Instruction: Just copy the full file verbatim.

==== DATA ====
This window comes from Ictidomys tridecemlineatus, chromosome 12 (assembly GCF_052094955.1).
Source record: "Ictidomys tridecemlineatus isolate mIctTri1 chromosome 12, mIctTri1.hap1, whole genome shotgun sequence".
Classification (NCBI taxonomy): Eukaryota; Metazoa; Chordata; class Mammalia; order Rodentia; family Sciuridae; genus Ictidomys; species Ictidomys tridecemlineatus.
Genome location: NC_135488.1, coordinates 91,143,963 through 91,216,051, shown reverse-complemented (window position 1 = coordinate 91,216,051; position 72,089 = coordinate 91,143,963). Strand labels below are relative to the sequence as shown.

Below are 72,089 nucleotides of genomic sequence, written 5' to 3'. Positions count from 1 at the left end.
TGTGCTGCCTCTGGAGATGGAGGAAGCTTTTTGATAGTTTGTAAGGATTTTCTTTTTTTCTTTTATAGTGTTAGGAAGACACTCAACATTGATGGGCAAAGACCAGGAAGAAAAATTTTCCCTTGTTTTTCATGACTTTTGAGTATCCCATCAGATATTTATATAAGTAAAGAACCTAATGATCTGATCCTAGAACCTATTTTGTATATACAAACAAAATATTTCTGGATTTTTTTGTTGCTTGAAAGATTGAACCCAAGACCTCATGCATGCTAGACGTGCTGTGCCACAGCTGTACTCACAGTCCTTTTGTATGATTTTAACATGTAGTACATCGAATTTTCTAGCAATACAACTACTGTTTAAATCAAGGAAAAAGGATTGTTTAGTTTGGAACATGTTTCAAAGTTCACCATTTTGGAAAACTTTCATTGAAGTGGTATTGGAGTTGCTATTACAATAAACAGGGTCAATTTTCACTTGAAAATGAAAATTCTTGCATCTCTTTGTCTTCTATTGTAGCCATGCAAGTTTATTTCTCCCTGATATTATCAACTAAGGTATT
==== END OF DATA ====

This window comes from Ictidomys tridecemlineatus, chromosome 12 (assembly GCF_052094955.1).
Source record: "Ictidomys tridecemlineatus isolate mIctTri1 chromosome 12, mIctTri1.hap1, whole genome shotgun sequence".
Classification (NCBI taxonomy): Eukaryota; Metazoa; Chordata; class Mammalia; order Rodentia; family Sciuridae; genus Ictidomys; species Ictidomys tridecemlineatus.
Genome location: NC_135488.1, coordinates 91,143,963 through 91,216,051, shown reverse-complemented (window position 1 = coordinate 91,216,051; position 72,089 = coordinate 91,143,963). Strand labels below are relative to the sequence as shown.

Below are 72,089 nucleotides of genomic sequence, written 5' to 3'. Positions count from 1 at the left end.
TGTGCTGCCTCTGGAGATGGAGGAAGCTTTTTGATAGTTTGTAAGGATTTTCTTTTTTTCTTTTATAGTGTTAGGAAGACACTCAACATTGATGGGCAAAGACCAGGAAGAAAAATTTTCCCTTGTTTTTCATGACTTTTGAGTATCCCATCAGATATTTATATAAGTAAAGAACCTAATGATCTGATCCTAGAACCTATTTTGTATATACAAACAAAATATTTCTGGATTTTTTTGTTGCTTGAAAGATTGAACCCAAGACCTCATGCATGCTAGACGTGCTGTGCCACAGCTGTACTCACAGTCCTTTTGTATGATTTTAACATGTAGTACATCGAATTTTCTAGCAATACAACTACTGTTTAAATCAAGGAAAAAGGATTGTTTAGTTTGGAACATGTTTCAAAGTTCACCATTTTGGAAAACTTTCATTGAAGTGGTATTGGAGTTGCTATTACAATAAACAGGGTCAATTTTCACTTGAAAATGAAAATTCTTGCATCTCTTTGTCTTCTATTGTAGCCATGCAAGTTTATTTCTCCCTGATATTATCAACTAAGGTATT